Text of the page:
How to Show Grace in the Face of Rejection

What do you do when you’ve run out of persuasion options? Welcome to the NFL.

Let’s face it: Over the course of your career, you’re going to get rejected more than once. If you’re not hearing “no” at least some of the time, you’re probably not stretching yourself enough. That said, how should you respond in that moment of rejection?

  • Don’t get angry. That will just further push away your target.
  • Do show disappointment. No need to wear a tough poker face after the proposal you spent so much time and energy on gets turned down. As a matter of fact, if you don’t appear a little disappointed, your target could think your pitch wasn’t all that important to you.
  • Do remain respectful. How? By using power language: “Well, of course I’m disappointed. But I’d like to thank you for giving the idea such careful consideration.”

In the 1968 movie The Lion in Winter — set in in England in 1183 — King Henry II has imprisoned his conniving sons, Princes Geoffrey and Richard, in the wine cellar. When they think they hear their father coming down the stairs to kill them, this exchange occurs:

Prince Richard: He’ll get no satisfaction out of me. He isn’t going to see me beg.

Prince Geoffrey: My, you chivalric fool — as if the way one fell down mattered.

Prince Richard: When the fall is all that is, it matters.

Show grace in the face of rejection.

What Do Mirrors Have to Do with Effective Persuasion?

I still remember a classic cartoon in The New Yorker that depicted a hiring manager and a job candidate sitting across a desk from each other, looking like mirror images. The hiring manager said, “I don’t know what it is about you, but I really like you!”

You look like me, and I like that about you.

Behavioral reflection can create more agreement, faster. It’s imperative to mirror your target’s body language, but the key is subtlety. If your target knows he or she is being mimicked, your persuasion prospects are greatly diminished.

It’s dangerous to hire, befriend, or support only those people who resemble us, and that’s not the point here. But making others feel comfortable by your actions is strong persuasion. That can be accomplished by “mimicking” (and I mean that in the best possible sense of the term; mimicking is not “mocking”) others’ own comfort zones.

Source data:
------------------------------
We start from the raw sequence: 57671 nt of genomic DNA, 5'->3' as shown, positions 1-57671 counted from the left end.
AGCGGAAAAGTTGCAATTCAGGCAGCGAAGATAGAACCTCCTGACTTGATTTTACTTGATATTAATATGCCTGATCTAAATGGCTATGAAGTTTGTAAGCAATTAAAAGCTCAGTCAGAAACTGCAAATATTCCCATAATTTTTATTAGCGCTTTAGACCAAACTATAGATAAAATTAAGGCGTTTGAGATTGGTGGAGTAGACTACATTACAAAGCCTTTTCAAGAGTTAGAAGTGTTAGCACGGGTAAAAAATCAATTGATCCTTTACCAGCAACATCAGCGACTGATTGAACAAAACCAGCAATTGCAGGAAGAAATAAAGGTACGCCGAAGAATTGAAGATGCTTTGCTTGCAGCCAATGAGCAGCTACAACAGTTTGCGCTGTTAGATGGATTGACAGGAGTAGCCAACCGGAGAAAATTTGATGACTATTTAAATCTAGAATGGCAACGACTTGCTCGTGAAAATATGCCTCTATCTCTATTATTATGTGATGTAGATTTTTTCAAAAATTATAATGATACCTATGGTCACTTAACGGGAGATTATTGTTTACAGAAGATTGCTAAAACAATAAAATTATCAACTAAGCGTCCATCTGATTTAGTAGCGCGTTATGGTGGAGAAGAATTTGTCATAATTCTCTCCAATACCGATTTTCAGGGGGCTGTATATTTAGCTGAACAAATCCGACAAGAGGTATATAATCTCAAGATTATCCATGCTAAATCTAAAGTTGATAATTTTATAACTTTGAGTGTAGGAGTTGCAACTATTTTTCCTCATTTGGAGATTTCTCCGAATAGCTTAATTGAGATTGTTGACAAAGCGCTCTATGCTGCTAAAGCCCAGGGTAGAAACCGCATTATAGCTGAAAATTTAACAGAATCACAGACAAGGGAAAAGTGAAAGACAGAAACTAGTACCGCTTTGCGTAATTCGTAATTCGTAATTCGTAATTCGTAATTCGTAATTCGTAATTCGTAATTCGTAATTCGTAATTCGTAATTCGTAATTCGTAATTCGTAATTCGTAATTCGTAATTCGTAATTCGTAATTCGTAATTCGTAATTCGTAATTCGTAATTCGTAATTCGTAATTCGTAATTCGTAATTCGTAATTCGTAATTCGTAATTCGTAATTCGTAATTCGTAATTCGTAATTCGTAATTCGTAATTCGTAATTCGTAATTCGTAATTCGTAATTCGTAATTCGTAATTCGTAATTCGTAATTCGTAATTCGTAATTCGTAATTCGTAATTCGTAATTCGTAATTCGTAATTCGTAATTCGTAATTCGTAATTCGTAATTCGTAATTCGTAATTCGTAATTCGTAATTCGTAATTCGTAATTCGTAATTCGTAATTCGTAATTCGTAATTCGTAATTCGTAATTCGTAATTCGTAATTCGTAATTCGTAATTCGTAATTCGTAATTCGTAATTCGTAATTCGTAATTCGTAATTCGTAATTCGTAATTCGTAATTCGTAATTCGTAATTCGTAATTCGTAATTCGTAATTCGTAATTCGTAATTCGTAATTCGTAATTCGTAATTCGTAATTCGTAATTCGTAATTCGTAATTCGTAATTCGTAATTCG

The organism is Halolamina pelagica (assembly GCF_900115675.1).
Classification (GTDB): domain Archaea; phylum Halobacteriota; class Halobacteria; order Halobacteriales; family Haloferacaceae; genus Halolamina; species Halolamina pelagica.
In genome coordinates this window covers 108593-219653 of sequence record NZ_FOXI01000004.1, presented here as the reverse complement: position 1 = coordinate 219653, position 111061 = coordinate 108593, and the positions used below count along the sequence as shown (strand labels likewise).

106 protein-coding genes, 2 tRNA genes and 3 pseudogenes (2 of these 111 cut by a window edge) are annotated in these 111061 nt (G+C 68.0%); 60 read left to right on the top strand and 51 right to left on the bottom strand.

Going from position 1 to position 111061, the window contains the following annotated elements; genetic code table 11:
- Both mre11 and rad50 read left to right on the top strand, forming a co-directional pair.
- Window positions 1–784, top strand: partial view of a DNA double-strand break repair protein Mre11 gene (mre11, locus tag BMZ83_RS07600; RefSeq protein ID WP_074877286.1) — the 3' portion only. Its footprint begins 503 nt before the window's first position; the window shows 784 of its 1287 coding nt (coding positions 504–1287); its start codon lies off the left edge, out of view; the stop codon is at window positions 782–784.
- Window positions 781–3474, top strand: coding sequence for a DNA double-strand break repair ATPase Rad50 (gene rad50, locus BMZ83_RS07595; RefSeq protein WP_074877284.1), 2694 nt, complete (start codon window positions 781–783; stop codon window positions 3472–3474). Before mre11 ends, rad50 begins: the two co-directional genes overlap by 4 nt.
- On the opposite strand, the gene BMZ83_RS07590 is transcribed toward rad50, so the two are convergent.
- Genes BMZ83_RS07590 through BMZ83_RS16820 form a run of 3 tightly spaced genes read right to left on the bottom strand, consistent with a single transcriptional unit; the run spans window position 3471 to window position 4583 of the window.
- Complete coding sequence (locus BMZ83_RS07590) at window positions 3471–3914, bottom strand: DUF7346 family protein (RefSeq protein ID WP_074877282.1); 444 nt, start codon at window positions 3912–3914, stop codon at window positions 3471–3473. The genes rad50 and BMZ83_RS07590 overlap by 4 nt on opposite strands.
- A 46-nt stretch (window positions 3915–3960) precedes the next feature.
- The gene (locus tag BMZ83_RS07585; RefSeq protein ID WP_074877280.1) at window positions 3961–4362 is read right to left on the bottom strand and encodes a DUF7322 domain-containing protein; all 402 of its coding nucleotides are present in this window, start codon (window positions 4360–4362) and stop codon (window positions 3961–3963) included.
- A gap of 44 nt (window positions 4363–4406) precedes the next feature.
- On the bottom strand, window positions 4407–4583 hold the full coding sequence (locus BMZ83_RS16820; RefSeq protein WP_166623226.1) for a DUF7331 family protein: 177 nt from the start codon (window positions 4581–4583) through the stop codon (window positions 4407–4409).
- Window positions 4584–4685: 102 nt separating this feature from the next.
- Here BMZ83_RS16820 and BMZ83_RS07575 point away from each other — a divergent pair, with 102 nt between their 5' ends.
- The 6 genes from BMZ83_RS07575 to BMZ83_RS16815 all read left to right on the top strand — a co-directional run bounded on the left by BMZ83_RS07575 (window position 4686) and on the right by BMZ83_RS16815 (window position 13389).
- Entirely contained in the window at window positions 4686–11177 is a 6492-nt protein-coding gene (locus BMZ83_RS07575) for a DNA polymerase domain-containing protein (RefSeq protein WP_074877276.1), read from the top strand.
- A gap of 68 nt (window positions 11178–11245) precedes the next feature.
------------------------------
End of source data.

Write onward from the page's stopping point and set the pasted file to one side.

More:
The most obvious behavioral reflections include examples you probably already feature in your repertoire: Don’t remain seated if someone who is standing begins speaking with you. Smile if the other person smiles in greeting. Show proper facial expressions as the conversations develops. Don’t begin eating until everyone at the table has been served and your host begins to eat.

Those should be fairly obvious (though in today’s educational environment and lax society, you can never be sure). But what about more subtle forms?
Look at the person speaking, but don’t reveal any indication that you might be skeptical or feel exasperated. Don’t shift nervously, and attempt to match the speaker’s own level of energy and excitement, or his low-key minimalist nature. This is not manipulative body language; rather it comforts, enhances communication, and strengthens your persuasion power.

Reflect on situations you expect to be in and the people you expect to join you. Rather than constantly interrupt someone who needs to “think out loud,” exhibit patience and make that person feel at ease with his own cognitive processes. Similarly, don’t demand that someone who doesn’t get excited join in your excitement. Moderate your tone, and never insist on your own comfort. If people prefer to stand and converse, or chat over a meal, or sit in casual furniture, or walk about the property, join them. The more comfortable they are, the more likely they will be to listen to your case.

In new situations, take time to observe and evaluate the other person’s preferences. Mirror what you see. In ongoing situations, prepare accordingly for what you’ve experienced in the past. The key to the artistry of persuasion is flexibility — not some perfect style or behavioral predisposition.

All of this is simple to understand but may require time and practice in perfecting. Amazing things can happen when you adjust to environmental conditions in order to make your point.

How Your Face Can Betray Your Words

A biotech marketing director once asked me, “Mark, how do I get my team onboard with a program I don’t believe in?”

My immediate, slightly sarcastic mental response: There’s no magical approach.

My actual response: “You can’t.”

Your external actions and internal thoughts must be aligned. I call this “congruency.”

A Harley-Davidson dealer wanted my help increasing sales of new motorcycles at his store. So I did what consultants do: I evaluated the market, employee skills, dealership processes and the like. Improvements could be made, but something else was wrong. When I casually asked the motorcycle sales manager what kind of motorcycle he rode, he replied, “Oh, I don’t ride motorcycles. They’re overpriced and dangerous.”